Yes, with 140 ensembles on view, this is a fashion show, and it has elements of that same questionable gravitas that permeates the fashion world (and parodies of the fashion world) — hence the Catwalk end of the bargain. But this exhibition lives up to its promise of bringing something in From the Sidewalk, as well. As much as it is about bondage couture and signature striped sailor shirts, The Fashion World of Jean Paul Gaultier is unquestionably about society, cultural taboo, and collective reaction — whether it's recognition and applause, or eye-rolling and snide remarks to the nearest available wit. At its best moments, this exhibition is an anthropological and even urban study; it's as much a fantasy as it is a sincere and worthwhile reflection of people in a certain time and place.
Organized by "themes," the exhibition includes headings like "Urban Jungle," "Punk Cancan," and "Metropolis." Because Gaultier's work can sometimes be quite literal (see Chic Rabbis above, or for that matter, his Constructivist collection), it invites "reading" and analysis, it eggs on "judging the book by its cover"… why "Constructivist" inspired zip-trimmed leather dresses and why a sweater west with Cyrillic lettering in 1986, exactly? Why London and Punk in the 1970s? Why Madonna, when Kurt Cobain, and under what context Cindy Sherman? This is not just a show about latex and leather and cone bras — though it would rightfully attract just as big a crowd if it were. No, it's about the civic context — in all of its non-fictive anti-glamour — in which such visual cues can exist, in which they are "allowed" to exist, to titillate, aggravate, or make anxious. This is a show that introduces Gaultier's work from the 1980s in the language of documentary, of reportage, not of catalog: i.e. "Through each collection, Gaultier delved into the sexual climate of the era, when the twin forces of the sexual revolution and the advent of AIDS heightened awareness of human sexuality in its diverse forms and broke down traditional gender delineations."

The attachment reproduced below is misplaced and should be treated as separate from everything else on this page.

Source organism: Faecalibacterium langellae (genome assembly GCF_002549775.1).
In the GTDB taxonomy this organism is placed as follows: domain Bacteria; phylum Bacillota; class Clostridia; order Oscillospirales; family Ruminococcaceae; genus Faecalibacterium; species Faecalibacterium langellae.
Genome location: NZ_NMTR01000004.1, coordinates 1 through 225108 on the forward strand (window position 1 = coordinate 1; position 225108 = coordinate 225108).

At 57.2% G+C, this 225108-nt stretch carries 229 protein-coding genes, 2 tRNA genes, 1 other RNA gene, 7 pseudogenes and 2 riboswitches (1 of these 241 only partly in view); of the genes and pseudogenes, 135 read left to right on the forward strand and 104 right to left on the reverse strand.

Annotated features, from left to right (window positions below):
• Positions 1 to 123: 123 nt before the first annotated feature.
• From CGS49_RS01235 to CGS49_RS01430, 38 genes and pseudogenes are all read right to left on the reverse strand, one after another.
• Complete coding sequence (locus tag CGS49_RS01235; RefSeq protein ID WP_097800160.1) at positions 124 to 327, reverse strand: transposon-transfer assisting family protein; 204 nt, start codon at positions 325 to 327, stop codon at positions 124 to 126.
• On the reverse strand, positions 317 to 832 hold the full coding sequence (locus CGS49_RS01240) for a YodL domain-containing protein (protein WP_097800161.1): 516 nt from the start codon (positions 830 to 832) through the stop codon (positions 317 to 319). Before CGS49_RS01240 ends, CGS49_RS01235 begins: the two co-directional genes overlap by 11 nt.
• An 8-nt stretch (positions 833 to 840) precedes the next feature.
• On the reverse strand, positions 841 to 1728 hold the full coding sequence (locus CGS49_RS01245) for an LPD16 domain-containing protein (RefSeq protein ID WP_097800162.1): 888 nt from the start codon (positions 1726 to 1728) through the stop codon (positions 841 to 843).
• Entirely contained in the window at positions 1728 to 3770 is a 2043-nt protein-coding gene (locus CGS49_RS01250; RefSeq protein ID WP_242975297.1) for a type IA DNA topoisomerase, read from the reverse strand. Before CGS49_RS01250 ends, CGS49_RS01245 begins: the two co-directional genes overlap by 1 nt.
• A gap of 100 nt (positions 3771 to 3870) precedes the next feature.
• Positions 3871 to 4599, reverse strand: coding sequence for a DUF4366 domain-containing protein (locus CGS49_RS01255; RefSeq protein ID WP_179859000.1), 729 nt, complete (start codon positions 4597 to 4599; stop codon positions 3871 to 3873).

Importantly, The Fashion World is not an "anonymous," cold or quiet show. Even the mannequins have personality, with animated faces and audible voices — at times, they speak to the viewers, other times they speak to the air or to themselves in a mirror; they speak in English, in French, they wink, they look away, or shoot a look instead. One also feels the strong presence of recognizable films, performance pieces, and pop personalities — all part of Gaultier's varied portfolio of projects and people. Oddly, these artifacts give the viewer an overwhelming sense of familiarity. Chances are, most coming to this exhibition will realize that the iconic photographs of Madonna in a Gaultier corset have long been branded into their brains (nothing new, here!)… only now, the corset jumps out of the photograph as if it were the pay-off of staring at a Magic Eye for the past three decades. Framed by this well-developed context, "sense," "meaning," and "relevance" become three-dimensional. And so too, does the portrait of a designer. Take, for example, how The Fashion World introduces us to Gaultier's first model: a childhood teddy bear named Nana. Nana, ladies and gentlemen, is wearing "cobbled-together, conical-shaped falsies made from newspaper print." She is "a touching witness to the designer's creative beginnings."
Through 19 August
The Fashion World of Jean Paul Gaultier: From the Sidewalk to the Catwalk
de Young Museum